Today in fiction
On Feb. 1, Fabian asks Octavius about Bobo.
-- "Thirteenth Night" (1999)
by Alan Gordon
From "The Book of Fictional Days"
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Today in Literary History
On this day in 1814 Lord Byron's "The Corsair" was published, selling out its entire first run of 10,000 copies. The poem was one of a handful of melodramatic verse-tales written by Byron between 1812-16, a period in which he was at the height of poetic fame in England. The pirate captain Conrad was in the "Byronic hero" mold, a dashing homme fatale who will risk all to rescue Gulnare, chief slave in the Turkish Pacha's harem, but will not stoop to kill the sleeping Pacha in order to rescue himself. By this chivalry, "He left a Corsair's name to other times,/Linked with one virtue and a thousand crimes." Byron drew upon his recent tour of the Mediterranean region for the colorful setting, but the autobiographical element in the poem was more than geographic. The ladies of London society were lined up to see him, and during the writing of the poem he was embroiled in affairs with at least three of them -- one, Lady Caroline Lamb, famously recording in her journal after a first meeting that Byron was "mad, bad, and dangerous to know." Byron openly admitted that the poem was written "con amore, and much from existence," and proceeded to reincarnate Conrad in a sequel, "Lara," written "while undressing after coming home from balls and masquerades, in the year of revelry 1814." By 1816 the gossip surrounding his affair with his half-sister and his bisexuality would have him in permanent exile; by 1824, at the age of 36, he would be dead -- killed as Conrad might have been, while fighting for Greek independence, with troops he helped to outfit with his own money.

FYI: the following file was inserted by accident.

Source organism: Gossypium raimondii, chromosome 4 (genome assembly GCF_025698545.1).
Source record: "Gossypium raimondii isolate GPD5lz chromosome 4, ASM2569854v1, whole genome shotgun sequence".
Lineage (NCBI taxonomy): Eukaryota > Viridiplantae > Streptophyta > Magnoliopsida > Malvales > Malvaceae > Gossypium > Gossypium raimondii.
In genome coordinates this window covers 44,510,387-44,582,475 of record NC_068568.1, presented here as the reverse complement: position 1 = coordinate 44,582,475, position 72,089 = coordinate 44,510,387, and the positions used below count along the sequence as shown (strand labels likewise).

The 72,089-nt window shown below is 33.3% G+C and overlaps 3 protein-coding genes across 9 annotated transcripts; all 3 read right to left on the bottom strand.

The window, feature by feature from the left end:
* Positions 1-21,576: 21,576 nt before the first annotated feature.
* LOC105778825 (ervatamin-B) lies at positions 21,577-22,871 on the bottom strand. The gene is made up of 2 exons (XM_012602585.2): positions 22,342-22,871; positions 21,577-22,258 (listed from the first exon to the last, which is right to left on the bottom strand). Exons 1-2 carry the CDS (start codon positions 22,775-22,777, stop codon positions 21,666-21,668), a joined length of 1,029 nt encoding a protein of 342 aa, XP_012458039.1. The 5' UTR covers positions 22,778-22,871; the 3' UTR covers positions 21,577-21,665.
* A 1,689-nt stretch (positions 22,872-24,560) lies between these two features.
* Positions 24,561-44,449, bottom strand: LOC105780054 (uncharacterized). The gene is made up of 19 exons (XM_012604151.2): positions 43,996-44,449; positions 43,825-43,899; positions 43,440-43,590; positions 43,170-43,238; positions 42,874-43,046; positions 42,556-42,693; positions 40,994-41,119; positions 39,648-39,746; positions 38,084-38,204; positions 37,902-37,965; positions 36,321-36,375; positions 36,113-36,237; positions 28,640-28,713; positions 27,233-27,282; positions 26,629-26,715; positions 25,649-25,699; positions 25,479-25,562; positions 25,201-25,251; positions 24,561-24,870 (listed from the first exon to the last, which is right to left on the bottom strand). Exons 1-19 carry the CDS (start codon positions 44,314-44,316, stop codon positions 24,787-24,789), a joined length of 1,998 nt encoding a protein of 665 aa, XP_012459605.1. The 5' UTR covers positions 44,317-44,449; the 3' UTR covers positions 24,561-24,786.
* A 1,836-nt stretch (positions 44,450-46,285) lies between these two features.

-- Steve King
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